Robinson v. Boulevard Express, Inc.Annotate this Case
E. H. ROBINSON, etc., Respondent, v. BOULEVARD EXPRESS, INC. (a Corporation), Appellant.
Wallace K. Downey, Gray, Cary, Ames & Driscoll and E. A. Walters for Appellant.
Stearns, Luce, Forward & Swing and Fred Kunzel for Respondent.
Barnard, P. J.
This is an action for damages for breach of a contract. For some time prior to August, 1929, the plaintiff Robinson and the defendant Case, as co-partners operating under the fictitious name of "C. & R. Transfer", had been engaged in a local transfer and trucking business in the city of San Diego, and the Boulevard Express, [17 Cal. App. 2d 493] Inc., which will be referred to as the appellant, had been operating a common carrier transportation service by truck between Los Angeles and San Diego. On August 31, 1929, these parties entered into a contract under the terms of which the copartners were to pick up and deliver to or from appellant's depot all freight, either going out of or coming into San Diego over its lines, at an agreed compensation. The term of the contract was to be ten years, with the provision that either party should have the right to renew the same for a further period of ten years. By one paragraph of the contract the copartners agreed "not to enter into any contract or agreement to, nor to, pick up or distribute freight or express matter for any other truck transportation company, person, firm, or corporation engaged in the transportation of freight or express matter in competition with" the appellant.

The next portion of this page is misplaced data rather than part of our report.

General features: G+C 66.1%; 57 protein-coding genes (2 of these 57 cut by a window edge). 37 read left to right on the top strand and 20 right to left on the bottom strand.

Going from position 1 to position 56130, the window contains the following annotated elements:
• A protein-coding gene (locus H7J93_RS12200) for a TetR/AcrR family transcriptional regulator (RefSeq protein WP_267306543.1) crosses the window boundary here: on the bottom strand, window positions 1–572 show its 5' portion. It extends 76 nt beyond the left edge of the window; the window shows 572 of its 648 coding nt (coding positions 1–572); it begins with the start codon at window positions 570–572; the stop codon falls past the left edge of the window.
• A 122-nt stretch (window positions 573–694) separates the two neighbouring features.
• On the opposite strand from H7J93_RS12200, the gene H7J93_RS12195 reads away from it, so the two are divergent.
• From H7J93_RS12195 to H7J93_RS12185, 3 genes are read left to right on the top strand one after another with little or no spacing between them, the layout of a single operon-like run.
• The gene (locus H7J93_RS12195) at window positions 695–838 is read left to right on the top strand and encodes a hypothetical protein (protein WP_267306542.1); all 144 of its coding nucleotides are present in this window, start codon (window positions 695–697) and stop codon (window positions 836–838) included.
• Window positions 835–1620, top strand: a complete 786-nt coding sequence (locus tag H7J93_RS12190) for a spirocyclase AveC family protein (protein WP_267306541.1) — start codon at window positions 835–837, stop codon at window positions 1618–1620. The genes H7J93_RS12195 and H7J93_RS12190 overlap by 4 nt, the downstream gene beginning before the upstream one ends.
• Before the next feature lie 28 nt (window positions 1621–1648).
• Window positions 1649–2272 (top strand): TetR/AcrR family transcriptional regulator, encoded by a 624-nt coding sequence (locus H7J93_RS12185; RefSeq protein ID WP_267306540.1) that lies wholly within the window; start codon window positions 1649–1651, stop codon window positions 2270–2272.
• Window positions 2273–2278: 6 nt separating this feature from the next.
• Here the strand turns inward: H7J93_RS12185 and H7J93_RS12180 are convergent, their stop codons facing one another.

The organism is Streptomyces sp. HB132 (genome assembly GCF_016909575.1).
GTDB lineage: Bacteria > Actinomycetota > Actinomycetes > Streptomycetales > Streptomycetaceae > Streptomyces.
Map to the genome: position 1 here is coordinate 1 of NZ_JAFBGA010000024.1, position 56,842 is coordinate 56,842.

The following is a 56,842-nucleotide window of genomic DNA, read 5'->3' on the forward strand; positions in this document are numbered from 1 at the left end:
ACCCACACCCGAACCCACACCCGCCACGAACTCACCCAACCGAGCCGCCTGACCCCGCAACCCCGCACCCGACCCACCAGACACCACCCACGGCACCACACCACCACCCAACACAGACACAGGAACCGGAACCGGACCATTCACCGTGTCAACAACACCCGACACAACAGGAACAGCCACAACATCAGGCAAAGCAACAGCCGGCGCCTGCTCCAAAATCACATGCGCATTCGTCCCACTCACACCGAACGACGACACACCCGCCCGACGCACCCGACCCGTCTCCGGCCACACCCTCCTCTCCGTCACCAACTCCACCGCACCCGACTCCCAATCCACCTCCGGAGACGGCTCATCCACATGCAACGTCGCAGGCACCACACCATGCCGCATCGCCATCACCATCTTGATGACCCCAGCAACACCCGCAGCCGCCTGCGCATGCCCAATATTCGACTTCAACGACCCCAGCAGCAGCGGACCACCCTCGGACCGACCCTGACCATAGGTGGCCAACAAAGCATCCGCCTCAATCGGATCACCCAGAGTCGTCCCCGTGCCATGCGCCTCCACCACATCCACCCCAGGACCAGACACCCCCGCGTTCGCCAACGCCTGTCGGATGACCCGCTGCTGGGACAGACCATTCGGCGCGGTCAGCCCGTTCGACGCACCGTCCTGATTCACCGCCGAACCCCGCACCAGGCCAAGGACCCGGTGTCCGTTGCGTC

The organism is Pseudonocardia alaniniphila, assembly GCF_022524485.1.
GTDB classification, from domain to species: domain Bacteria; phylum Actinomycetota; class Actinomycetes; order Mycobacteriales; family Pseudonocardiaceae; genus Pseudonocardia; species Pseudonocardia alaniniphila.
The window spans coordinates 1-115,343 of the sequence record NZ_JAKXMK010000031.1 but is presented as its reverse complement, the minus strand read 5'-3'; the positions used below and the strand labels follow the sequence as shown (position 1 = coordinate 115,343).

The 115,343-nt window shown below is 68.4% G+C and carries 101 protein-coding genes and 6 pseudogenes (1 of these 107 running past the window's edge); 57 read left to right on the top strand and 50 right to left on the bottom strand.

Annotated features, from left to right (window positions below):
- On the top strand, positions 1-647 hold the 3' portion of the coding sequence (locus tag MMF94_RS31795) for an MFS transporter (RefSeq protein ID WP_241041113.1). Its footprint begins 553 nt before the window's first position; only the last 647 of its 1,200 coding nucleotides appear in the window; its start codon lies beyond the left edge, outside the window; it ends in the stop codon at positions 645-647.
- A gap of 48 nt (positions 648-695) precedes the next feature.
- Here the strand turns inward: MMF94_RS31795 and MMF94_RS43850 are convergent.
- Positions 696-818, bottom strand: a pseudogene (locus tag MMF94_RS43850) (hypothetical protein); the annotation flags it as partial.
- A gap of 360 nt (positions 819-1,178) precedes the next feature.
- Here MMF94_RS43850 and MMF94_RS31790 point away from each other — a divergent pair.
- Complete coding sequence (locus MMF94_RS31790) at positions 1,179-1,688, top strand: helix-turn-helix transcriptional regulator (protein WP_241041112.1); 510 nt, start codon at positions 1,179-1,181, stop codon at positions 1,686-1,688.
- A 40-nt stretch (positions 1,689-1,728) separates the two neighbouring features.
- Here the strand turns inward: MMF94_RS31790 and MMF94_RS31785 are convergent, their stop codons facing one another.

On September 1, 1931, the copartnership was dissolved and Case continued business in San Diego under the old name of C. & R. Transfer, while Robinson began a similar business under the name of "Arrow Transfer". Under the terms of the dissolution agreement Robinson assumed the contract with the appellant. About the middle of October, 1931, Case, operating under the old name of C. & R. Transfer, entered into an agreement to collect and deliver freight for a corporation named California Merchants Association, Ltd., which was also engaged in the business of transporting freight between Los Angeles and San Diego in competition with the appellant. The first freight thus collected and delivered by Case was shipped on October 27, 1931. On November 1, 1931, the appellant sold its assets and business to the Motor Freight Terminal Company and for four months thereafter that company used the services of Robinson in delivering and collecting freight in San Diego, paying the same compensation which he had theretofore received.
On March 1, 1932, the Motor Freight Terminal Company notified Robinson that his services would no longer be required and this action followed. Case, refusing to join as a plaintiff, was made a defendant. The complaint alleged, among other things, that the plaintiff for and on behalf of the copartnership had, since September 1, 1931, up to February 29, 1932, performed each and all of the obligations to be performed by Case and Robinson under the terms of [17 Cal. App. 2d 494] the contract. The answer denied this allegation and affirmatively alleged that since September 1, 1931, Case had conducted a business under the name of C. & R. Transfer Company and had performed for a competitor of the appellant services of a like nature to those to be performed for the appellant under the terms of the contract.